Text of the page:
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What a Messy Office Says About You and Your Business

What A Messy Office Says About You And Your Business

Doing business can be chaotic, to say the least. People are continually coming and going from the office, piles of paper pile up, and everyone is trying to use the space for their work needs. More often than not, the result is a messy workspace with trash cans overflowing with paper, debris all over the place, and boxes piled up high. It isn’t exactly a great look. What exactly does a messy office say about you and your business?

You might think that a messy office doesn’t matter that much. But when you do a little digging into the science, you soon find out that it makes a heck of a difference.

Research from office solutions company CMD shows that first impressions matter. When visiting an office, 33.9 percent of people interviewed said that a cluttered workspace was the biggest turnoff – worse than poorly dressed staff or even a lack of natural light.

How a Messy Office Might be Affecting Your Business

What’s more, the results indicate that the problem of clutter is even more important to women, with 39.3 percent telling CMD researchers that messy workspaces were the number one thing that gave them a negative impression. Slovenly, smelly and generally unkempt members of staff were a distant second at just 26.3 percent.

Clean workspaces are the most critical issue for people visiting offices. Almost all other considerations – even dated decor from the 70s – are secondary.

Some May Think You are Neurotic (Even if you are not)


Nobody likes to be called neurotic. But there’s an increasing body of evidence which suggests that if you have a messy office, you’re more likely to be worried about what other people think about you.

Researchers from the University of Michigan randomly assigned 160 participants to two groups. The first would view a messy office and the others, one that was perfectly clean.

The neat office was a beautiful sight. All of the papers were stacked in neat rows, the trash cans were freshly emptied, and the carpets were clean. It was, in many ways, the perfect workspace.

The messy office was completely different. There were papers all over the floor, things looked dirtier, and desks were cluttered. It had an entirely different feel.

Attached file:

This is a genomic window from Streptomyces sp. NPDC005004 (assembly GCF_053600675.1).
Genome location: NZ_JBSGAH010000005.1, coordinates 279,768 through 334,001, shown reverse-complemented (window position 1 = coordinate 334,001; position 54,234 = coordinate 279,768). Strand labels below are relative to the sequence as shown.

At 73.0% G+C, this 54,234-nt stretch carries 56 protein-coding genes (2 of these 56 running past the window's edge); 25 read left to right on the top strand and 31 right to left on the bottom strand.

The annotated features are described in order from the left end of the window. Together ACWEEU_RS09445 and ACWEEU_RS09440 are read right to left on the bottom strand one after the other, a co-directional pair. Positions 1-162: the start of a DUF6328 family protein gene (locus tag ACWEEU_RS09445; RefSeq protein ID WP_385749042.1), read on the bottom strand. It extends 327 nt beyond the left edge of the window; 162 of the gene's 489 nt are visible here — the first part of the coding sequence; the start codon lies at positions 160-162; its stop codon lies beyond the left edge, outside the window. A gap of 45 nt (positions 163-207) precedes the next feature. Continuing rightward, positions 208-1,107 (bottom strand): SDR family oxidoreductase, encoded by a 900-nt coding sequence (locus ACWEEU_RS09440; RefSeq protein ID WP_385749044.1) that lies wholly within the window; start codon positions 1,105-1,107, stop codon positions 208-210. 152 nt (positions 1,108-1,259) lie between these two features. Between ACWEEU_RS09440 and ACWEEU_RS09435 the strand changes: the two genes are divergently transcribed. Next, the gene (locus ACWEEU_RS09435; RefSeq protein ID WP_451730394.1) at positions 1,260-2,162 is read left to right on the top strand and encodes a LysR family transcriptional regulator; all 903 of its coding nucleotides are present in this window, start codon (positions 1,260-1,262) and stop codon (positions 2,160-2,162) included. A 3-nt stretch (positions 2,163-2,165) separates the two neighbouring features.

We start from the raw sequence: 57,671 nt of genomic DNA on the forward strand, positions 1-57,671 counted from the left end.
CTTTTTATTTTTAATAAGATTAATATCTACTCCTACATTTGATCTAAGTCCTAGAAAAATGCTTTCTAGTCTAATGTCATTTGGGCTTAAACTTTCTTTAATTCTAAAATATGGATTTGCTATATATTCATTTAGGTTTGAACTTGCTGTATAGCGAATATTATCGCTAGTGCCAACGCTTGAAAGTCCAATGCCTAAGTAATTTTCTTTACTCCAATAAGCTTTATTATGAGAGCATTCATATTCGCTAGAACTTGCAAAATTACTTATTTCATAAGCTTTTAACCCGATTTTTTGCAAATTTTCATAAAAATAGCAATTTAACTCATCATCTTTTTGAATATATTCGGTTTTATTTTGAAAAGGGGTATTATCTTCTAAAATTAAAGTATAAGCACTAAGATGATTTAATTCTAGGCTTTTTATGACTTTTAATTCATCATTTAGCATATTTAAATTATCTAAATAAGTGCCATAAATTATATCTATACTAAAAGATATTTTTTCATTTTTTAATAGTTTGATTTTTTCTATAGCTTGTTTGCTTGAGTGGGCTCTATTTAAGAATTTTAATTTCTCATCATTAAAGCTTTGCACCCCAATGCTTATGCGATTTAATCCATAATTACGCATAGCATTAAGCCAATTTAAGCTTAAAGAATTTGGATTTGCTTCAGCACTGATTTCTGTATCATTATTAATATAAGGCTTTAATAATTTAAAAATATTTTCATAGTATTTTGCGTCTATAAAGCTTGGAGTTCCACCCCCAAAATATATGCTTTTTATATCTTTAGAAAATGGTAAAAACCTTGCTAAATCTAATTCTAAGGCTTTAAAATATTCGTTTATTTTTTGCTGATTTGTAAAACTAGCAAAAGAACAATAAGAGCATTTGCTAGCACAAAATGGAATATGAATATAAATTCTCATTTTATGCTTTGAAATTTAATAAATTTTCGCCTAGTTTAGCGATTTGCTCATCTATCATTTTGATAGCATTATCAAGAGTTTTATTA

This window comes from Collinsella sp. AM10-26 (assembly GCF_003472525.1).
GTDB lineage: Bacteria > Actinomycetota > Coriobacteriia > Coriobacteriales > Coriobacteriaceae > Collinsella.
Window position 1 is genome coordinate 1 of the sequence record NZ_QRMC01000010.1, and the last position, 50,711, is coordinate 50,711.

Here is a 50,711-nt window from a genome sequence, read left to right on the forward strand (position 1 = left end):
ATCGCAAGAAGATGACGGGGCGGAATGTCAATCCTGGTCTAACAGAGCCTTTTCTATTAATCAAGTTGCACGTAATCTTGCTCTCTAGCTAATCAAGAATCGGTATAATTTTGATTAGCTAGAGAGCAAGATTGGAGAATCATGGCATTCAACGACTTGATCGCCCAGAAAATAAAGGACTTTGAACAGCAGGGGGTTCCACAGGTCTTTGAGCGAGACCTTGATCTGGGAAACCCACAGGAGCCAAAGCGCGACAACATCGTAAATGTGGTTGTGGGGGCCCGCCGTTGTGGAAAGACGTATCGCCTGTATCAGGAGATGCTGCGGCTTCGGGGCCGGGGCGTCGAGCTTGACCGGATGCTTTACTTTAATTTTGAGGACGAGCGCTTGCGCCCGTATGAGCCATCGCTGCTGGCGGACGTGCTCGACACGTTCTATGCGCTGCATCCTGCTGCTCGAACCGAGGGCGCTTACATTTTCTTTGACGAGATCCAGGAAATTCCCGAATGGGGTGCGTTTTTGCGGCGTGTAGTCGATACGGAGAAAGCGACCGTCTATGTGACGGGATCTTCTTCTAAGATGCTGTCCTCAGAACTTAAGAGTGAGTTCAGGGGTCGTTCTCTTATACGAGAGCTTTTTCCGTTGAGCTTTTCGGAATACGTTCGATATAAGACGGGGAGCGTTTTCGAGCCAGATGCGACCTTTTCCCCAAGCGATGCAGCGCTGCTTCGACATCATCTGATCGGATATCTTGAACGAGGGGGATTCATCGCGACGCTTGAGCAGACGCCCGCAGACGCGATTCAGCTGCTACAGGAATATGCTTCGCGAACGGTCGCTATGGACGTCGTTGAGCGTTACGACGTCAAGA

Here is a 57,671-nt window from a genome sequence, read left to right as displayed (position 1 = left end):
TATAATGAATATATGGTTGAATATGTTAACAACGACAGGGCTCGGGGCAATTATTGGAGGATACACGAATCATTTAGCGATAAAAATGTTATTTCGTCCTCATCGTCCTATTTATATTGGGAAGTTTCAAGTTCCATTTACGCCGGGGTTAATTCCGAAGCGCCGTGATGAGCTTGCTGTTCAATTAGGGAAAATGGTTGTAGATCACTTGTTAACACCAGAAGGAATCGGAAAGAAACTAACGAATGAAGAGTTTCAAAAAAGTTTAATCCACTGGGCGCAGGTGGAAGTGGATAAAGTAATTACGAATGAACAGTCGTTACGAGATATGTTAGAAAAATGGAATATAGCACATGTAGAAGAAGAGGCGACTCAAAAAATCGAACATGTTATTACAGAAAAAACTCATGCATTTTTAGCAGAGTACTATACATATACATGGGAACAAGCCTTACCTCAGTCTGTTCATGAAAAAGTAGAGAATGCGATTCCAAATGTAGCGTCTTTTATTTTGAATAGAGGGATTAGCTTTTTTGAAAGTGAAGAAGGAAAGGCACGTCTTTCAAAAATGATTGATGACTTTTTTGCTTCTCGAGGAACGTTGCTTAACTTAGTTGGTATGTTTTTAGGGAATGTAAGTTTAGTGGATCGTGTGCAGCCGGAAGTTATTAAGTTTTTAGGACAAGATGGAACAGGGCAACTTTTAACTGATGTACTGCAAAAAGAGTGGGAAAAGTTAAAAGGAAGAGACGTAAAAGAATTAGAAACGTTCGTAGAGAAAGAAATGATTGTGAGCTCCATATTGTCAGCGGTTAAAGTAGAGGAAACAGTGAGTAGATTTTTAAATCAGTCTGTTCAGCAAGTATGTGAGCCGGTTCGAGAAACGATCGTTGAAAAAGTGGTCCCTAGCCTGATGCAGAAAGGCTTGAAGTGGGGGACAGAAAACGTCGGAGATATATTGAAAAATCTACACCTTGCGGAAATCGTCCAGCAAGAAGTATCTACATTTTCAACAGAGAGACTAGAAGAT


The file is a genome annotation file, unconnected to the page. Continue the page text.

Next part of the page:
The participants then had to make a judgment about what they thought of the owners of both of the offices. The researchers created a scale for four major personality traits: conscientiousness, openness, social grace, and neuroticism, and got the students to rank the office owners.

The results were what you might expect for the owner of the messy office. Participants saw that person as being less conscientious, less socially able, and less hardworking. But interestingly, they also perceived them as more neurotic, regardless of whether they were or not.

You Don’t Care About Your Product or Service


You might think that having a messy office would be an indication that you’re feverishly doing everything you can to please your clients. But this is rarely how they perceive it.

Piles of clutter might seem to you like the inevitable byproducts of meeting your client’s needs, but to them, it just looks like plain old-fashioned disorganization.

This is, unfortunately, a problem. A client who visits your office and sees that things are not in ship-shape will unconsciously use that information to judge your products. If you can’t keep your office in order, then what hope do you have of providing excellent services?

While that reasoning might be incorrect, it nonetheless happens. People continually look for cues that will give them an indication of your professional competence. You might run the best accounting firm in the world, but if your offices are a mess, then the quality of your product or service doesn’t matter. Your clients already have all of the information they need to know about you. There’s no point looking any further.

If you go to many of the world’s top companies, you’ll notice that they promote the cleanliness of their offices above all else. Many hire cleaners to prep the entire office at the end of the preceding business day, readying it for the next. Companies like Tesla and Google don’t do this because they’ve got the money: they do it because they know that it will show them in a positive light. Nobody wants something like is as easily fixed as a cluttered, dusty office to ruin their next major deal. Cleanliness is everything when trying to make a great first impression. If Tesla or Google had messy offices, then people might draw the link between that and their products – something that both companies studiously avoid.

Potential Employees May Think You are Unprofessional

You might think that giving your staff free rein in the office would be a sign that you’re a fun and easy-going office manager. But that’s not how it always pans out.

Usually, during the hiring process, a potential future employee will visit your offices for an interview. If the person you’re hiring sees that there’s clutter all over the place and messy desks, they’ll wonder whether you are a professional employer or not. How can people work in such cluttered conditions, they may wonder?

A messy office is where a lot of small businesses get unstuck when hiring. While the company might look great on paper, many talented people with lots of businesses wanting to hire them may see clutter as a bad sign. It could be an indication that the firm is in chaos and doesn’t operate professionally. If it doesn’t act professionally, then there may be limited scope for career advancement. Potential hires could also see it as a sign that the company might go out of business, putting their job on the line.

You Don’t Care About Your Staff

Most clients want to work with companies who treat their staff with respect. But if you force your colleagues to work in a cluttered or unclean environment, then it gives the impression that you don’t care about their wellbeing.